US Open 2012: Andy Murray wins historic final over Novak Djokovic

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US Open 2012: Andy Murray wins historic final over Novak Djokovic

24 years after a thrilling US Open final between Mats Wilander and Ivan Lendl that the Swede won in just under five hours, Andy Murray had won 2012 edition thanks to a 7-6 7-5 2-6 3-6 6-2 win over the defending champion Novak Djokovic in four hours and 54 minutes, lifting his first Grand Slam crown after losing the first four finals he played.

Four years earlier, Andy was halted in the title match by Roger Federer and he finally managed to go all the way in 2012 and become the first British Major winner since Fred Perry in 1936! A month earlier, Murray had won the Olympic gold medal at Wimbledon and this gave him a boost before the US Open, lifting three titles that season but two that carried a big value and that would define the rest of his career.

After commanding wins over Alex Bogomolov Jr. and Ivan Dodig, the Briton survived a stern test against Feliciano Lopez in just under four hours to enter the last 16. There, Andy scored a great win over Milos Raonic and he was in the title match after triumphs against Marin Cilic and Tomas Berdych to set that Djokovic clash, their 15th on the Tour.

At the Olympics, Murray prevailed in two close sets in the semi-final and that gave him the confidence before the encounter in New York where he had to give his best in order to halt Novak after losing sets three and four.

After almost five hours of grueling battle and the momentum that had switched from one side to the other numerous times, Murray won five points more than Djokovic, preserving the energy for the deciding set where he broke Novak's resistance, adding his name on the special list of Grand Slam champions.

The Briton had the edge in the shortest points thanks to 37 service winners he hit compared to 29 from Novak, and we saw 35 break points in total to witness 17 breaks, nine for Novak and eight for Andy (both players struggled a lot to find the rhythm on a very windy day, in another final that had to be shifted to Monday due to rain).

Murray kicked off the match with a break at love when Novak sent a forehand long but the Serb pulled it back immediately thanks to a poor slice from Andy. Djokovic fought off four break points in game three to move ahead but he hit a double fault in game five to send his rival in front once again.

Novak broke back in game eight and he blasted a forehand down the line winner in the following game to secure the game at love and move 5-4 ahead. The set went into a tie break after three good holds and it was Djokovic who led 5-3 before Murray forced an error to stay in contention, taking the breaker 12-10 on his sixth set point after a mind-blowing hour and 27 minutes! Andy broke at love in the second game of the second set to create an early lead and he moved 3-0 up after another backhand error from Djokovic.

The Serb sent another backhand long and the Scot earned another break in game four to extend his dominance, looking good to finish the second set in style after the marathon opening set. Instead of that, Novak broke back in game five after a deep return and he saved a break point in the following game to reduce the deficit to 4-2.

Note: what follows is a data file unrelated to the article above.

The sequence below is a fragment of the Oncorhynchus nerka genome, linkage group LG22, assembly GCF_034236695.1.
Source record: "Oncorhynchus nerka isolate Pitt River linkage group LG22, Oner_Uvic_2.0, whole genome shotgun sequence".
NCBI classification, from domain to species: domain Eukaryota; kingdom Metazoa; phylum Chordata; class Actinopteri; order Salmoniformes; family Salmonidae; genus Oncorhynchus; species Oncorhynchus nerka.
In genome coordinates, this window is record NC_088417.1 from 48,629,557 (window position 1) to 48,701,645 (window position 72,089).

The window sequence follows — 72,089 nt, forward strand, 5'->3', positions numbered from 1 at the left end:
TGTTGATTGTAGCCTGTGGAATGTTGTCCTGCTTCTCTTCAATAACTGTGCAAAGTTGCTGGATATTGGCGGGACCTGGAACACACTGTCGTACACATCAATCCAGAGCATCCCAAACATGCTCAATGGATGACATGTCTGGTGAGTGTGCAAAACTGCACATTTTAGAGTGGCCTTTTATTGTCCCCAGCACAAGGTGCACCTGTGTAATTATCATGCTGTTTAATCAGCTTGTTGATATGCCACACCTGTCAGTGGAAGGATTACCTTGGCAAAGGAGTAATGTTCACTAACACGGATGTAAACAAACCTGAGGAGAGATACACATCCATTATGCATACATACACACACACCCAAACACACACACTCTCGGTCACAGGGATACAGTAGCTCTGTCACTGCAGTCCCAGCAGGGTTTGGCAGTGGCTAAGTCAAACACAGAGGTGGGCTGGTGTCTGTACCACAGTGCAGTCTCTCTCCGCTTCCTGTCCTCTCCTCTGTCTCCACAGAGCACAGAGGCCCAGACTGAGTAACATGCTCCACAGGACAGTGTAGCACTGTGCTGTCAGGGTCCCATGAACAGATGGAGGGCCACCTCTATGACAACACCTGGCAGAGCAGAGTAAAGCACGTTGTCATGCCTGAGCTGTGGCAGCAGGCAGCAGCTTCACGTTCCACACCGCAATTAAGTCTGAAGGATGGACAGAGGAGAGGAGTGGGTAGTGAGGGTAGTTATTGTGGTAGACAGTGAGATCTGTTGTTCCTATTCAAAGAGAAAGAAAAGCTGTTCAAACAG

A backhand cross court winner pushed Murray 5-2 in front but he played everything wrong in game nine while serving for the set, spraying a forehand error to keep Djokovic in the set. Novak held in game 10 after an amazing lob winner for a 5-5 but his efforts were in vain as Murray broke him again in game 12 to take the set 7-5 and move closer to the finish line.

With his back pushed against the wall, Djokovic refused to surrender and give his title away, breaking Murray in the third game of the third set and hitting a service winner to forge a 3-1 lead. Andy had two break points in game six but he failed to convert any of those, allowing Novak to go 4-2 in front after another unreturned serve and to break him again in game seven with a deep return, with the Serb serving for the set in the following game.

A smash winner at the net got the job done for Djokovic in the eighth game, taking the set 6-2 and looking much better than in the first two sets. He had the upper hand on the court now, breaking Murray at 15 in the opening game of the fourth set and moving 2-0 up with a forehand winner.

Murray saved a break point in game three but he netted a forehand in the next game on break point, missing a chance to go back to 2-2. Novak fired three winners in a row in game eight to stay ahead and he clinched the set 6-3 when he scored another break in game nine, standing as the favorite now to defend the title he won 12 months ago.

The match was already four hours and 11 minutes old when Andy broke at the start of the decider to stop his downfall, making a nice hold in game two to confirm the lead. The Briton had more energy preserved for the deciding set and he broke Novak again in the third game after a tired forehand from the Serb who managed to grab a break in the fourth game to at least reduce the deficit.

Four service winners gave Andy a much-needed easy hold for a 4-2 and he stole Novak's service game again a few minutes later for a 5-2, serving for the maiden Grand Slam crown in the game that followed. A service winner in the eighth game had delivered the match and the title for Murray, breaking the spell and adding his name to the historic list.

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